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Donald Reed
We have a nursing home that had (1) heat detector located behind a row of dryers.  The device was causing false alarms on system so we went to property, removed detector, reset system and panel returned to normal status.  Now the fire marshal says if we can't provide documentation that the heat detector is NOT required we must put it back in… (Show more)
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Jonathan  Lund
2016 NFPA 72 requires detection for recall (21.3.7) -if a sprinkler is provided in the elevator pit, a detector is required.  Smoke detection is preferred, but may not be suitable for this location.  ANSI A17.1 ( requires Type 4 NEMA 250 rated equipment in the pit.  Does the detector (smoke or heat) and related low-voltage wiring need… (Show more)
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Kristin Bigda
The terms "fire protection rated/rating" and "fire resistance rated/rating" are used throughout NFPA codes and standards and are often used interchangeable in discussion and in writing.  However, these two terms are exactly that two different terms, with two different meanings, and two different applications.  It is important to understand the… (Show more)
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Robert McDonald
Here is a great article from Vice President of Field Operations, Don Bliss, discussing current NFPA efforts in developing countries.  NFPA monitors major fire incidents across the globe, and Don writes about the common thread linking these incidents.  He also gives a great run-down of the current NFPA operations in developing countries, including… (Show more)
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juan perez
I work in the maritime industry as Safety/enviro tech and it gets my attention the fact that good standing(up-to-date) and properly working fire extinguishers are kept in the same area and even together to expired and/or empty bottles.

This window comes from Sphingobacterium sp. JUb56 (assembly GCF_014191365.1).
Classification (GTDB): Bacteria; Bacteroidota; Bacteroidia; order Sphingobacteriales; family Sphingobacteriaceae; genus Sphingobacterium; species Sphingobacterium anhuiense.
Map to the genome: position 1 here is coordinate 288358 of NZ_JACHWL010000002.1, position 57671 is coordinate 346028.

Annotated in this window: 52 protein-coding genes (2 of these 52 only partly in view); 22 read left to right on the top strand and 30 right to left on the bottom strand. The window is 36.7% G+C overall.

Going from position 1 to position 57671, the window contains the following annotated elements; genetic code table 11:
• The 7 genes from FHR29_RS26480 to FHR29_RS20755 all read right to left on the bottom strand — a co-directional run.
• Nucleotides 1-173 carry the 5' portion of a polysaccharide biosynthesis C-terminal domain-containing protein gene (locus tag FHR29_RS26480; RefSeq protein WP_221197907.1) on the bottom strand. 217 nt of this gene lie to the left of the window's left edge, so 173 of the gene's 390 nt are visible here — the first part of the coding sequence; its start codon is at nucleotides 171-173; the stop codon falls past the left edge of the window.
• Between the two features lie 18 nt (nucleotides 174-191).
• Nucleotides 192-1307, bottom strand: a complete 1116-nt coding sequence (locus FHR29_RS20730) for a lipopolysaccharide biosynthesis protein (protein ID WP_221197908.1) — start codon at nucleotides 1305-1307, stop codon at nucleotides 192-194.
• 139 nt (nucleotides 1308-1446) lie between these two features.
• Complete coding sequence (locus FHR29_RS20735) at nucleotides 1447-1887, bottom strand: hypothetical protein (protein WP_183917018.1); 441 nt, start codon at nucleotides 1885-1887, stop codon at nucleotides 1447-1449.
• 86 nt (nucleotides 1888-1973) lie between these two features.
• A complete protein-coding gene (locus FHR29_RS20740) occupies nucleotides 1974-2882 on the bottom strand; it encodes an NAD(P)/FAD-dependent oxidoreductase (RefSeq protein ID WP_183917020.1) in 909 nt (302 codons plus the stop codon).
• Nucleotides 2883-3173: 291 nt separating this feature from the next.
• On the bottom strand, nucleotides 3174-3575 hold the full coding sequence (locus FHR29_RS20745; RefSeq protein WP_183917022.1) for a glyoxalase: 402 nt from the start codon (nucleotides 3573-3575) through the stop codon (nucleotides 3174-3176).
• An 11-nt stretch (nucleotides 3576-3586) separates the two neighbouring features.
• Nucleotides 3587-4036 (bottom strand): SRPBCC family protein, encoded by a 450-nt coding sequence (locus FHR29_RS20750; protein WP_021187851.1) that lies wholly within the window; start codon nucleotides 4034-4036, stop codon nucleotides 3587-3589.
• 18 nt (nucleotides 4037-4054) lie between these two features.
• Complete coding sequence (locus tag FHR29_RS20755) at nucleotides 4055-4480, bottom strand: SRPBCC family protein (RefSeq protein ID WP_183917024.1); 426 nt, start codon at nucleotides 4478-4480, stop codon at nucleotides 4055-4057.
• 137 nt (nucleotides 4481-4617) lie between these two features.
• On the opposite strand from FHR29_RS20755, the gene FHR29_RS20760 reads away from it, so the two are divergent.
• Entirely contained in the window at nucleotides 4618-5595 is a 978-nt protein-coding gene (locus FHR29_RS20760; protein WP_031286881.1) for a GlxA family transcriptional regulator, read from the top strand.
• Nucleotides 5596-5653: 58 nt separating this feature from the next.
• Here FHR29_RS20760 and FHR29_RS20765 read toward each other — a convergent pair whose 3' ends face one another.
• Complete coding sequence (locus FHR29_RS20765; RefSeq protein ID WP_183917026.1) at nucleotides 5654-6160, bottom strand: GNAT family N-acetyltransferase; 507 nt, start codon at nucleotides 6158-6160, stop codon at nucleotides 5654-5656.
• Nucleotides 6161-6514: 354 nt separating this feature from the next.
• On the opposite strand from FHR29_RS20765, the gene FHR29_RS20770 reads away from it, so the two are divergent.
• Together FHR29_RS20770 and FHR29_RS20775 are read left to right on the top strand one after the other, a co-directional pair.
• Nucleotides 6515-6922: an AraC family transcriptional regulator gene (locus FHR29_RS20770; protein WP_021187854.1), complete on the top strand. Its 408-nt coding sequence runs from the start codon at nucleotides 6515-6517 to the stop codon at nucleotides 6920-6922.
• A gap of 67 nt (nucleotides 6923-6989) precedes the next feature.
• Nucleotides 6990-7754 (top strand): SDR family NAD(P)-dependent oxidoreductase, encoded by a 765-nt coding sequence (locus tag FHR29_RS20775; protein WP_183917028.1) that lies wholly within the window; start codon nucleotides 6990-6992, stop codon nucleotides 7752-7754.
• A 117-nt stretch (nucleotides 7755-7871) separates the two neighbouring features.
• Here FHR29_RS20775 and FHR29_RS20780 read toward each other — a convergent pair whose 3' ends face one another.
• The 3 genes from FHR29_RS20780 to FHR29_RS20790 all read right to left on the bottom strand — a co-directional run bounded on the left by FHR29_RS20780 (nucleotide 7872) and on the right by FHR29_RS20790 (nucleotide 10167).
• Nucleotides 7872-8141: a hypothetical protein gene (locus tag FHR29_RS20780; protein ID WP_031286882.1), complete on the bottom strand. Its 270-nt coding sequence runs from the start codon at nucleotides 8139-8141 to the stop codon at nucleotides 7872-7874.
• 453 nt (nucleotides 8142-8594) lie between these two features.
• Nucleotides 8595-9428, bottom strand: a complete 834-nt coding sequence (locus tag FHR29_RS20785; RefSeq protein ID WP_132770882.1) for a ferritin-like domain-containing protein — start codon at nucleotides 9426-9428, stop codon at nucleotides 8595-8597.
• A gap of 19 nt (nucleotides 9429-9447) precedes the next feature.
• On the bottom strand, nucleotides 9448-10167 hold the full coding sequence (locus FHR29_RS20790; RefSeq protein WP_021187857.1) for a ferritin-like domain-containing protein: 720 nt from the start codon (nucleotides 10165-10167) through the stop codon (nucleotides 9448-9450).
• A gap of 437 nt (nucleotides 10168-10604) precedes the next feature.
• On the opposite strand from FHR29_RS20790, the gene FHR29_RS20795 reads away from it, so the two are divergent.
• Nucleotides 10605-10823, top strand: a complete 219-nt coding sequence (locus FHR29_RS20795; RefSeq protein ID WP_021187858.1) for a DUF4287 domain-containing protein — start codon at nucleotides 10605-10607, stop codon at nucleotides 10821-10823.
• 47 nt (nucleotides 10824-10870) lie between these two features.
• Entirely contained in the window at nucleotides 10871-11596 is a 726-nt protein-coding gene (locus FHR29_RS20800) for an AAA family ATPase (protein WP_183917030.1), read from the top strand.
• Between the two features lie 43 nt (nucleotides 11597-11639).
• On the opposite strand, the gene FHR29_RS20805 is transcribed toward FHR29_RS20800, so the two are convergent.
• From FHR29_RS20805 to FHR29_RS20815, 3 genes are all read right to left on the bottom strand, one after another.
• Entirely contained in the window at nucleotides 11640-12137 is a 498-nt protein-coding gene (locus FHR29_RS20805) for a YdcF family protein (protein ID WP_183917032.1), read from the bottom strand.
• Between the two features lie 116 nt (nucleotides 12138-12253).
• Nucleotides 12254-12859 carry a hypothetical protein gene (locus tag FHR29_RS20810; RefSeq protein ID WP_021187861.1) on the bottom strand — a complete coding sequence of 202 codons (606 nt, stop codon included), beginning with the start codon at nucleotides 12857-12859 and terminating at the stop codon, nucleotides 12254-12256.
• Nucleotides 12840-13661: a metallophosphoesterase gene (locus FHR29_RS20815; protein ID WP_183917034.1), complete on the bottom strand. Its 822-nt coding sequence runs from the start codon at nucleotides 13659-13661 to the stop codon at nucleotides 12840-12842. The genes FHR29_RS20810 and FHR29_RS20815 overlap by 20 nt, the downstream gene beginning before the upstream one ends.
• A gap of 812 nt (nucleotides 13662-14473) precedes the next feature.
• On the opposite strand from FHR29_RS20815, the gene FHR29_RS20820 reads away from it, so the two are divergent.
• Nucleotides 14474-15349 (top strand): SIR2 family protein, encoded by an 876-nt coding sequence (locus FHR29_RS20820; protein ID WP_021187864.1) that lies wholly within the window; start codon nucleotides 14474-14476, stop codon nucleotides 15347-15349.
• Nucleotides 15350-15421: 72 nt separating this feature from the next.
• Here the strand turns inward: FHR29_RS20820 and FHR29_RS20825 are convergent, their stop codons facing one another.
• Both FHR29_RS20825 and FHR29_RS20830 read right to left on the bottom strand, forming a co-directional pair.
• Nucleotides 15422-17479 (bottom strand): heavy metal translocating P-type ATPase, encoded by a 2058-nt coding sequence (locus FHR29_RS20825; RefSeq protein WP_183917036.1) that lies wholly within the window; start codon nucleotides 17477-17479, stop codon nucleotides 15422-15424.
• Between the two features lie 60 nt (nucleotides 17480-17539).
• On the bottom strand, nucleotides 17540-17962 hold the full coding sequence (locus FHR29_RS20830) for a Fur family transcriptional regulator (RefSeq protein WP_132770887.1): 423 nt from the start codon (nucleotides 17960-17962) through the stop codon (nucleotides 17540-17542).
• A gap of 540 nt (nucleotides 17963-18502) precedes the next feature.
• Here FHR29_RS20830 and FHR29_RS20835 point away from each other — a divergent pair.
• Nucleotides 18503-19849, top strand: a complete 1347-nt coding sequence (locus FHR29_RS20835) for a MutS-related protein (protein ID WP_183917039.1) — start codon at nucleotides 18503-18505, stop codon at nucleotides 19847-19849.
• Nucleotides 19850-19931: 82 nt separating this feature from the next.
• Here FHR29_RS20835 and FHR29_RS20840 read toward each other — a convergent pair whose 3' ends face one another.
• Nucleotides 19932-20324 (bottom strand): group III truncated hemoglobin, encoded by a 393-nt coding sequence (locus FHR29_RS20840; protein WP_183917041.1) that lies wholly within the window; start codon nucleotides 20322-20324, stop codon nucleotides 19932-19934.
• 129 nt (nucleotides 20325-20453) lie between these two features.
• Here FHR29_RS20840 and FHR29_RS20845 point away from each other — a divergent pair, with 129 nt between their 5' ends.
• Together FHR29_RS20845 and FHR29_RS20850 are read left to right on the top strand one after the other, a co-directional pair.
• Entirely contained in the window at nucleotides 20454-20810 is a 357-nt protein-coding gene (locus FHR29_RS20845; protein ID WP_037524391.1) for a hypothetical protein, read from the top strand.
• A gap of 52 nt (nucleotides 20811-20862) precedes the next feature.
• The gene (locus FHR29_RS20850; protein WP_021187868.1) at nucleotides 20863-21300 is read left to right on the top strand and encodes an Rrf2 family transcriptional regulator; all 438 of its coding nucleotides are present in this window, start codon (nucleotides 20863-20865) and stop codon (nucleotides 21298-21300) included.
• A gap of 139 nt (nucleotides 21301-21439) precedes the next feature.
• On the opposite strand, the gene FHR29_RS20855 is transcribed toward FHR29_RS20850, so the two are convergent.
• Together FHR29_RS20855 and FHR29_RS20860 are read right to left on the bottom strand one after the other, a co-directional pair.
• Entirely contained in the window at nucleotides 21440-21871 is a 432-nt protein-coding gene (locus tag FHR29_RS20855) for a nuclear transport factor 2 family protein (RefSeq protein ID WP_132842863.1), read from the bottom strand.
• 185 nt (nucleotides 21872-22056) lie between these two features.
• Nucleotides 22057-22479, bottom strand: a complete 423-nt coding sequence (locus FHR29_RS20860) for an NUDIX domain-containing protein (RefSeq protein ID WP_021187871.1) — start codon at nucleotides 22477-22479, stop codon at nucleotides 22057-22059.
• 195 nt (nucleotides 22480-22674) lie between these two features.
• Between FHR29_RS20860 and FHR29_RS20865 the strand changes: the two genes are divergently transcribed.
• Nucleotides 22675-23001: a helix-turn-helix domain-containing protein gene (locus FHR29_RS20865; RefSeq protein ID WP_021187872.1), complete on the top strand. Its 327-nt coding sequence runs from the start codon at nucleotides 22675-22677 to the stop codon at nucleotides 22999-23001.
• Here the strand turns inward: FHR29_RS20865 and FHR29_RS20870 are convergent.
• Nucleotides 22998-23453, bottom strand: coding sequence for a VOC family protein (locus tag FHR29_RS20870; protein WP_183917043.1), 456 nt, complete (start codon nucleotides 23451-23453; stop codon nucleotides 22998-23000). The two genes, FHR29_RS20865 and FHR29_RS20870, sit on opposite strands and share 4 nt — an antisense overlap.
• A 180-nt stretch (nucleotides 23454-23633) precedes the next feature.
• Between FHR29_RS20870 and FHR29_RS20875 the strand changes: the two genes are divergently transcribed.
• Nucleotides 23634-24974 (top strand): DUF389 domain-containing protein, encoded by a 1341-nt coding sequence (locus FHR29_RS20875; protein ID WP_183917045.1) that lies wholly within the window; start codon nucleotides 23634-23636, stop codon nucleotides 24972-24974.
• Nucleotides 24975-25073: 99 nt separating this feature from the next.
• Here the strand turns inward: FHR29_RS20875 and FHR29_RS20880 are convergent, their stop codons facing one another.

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Mark D Winter
I have a situation where I have a mechanical chase that is approximately 10 to 12 feet wide.  It is open from floor to deck with an overall height of 21feet tall.  We have plumbing services starting at 10 feet with exhaust ducts between 14 to 18 feet above the floor.  We were going to put smoke detectors on the ceiling, but they would be in a… (Show more)
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Dave Ritter
It is my understanding that NFPA 496 requires an indicator or alarm in the event that a protected enclosure loses safety gas pressure. Can this alarm/indicator be in the control room (~100ft away), where the operators usually reside? Or does the alarm/indicator need to be in close proximity to the protected enclosure? The environment is Class I… (Show more)
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Philip Crowe
I just started working for a new company and am working on getting the Plant compliant with NFPA 70E, no one knows if or when an infered scan has ever been done.   Thanks,
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Stephen Leinoff
We are going to have a sprinkler system installed in our firehouse. the apparatus bay will be covered by a wet system. I am okay with it although some outside the department have expressed concern that it should be a dry system since if the doors were to get left open (accidentally) during a response the system could freeze. I don't see this as… (Show more)
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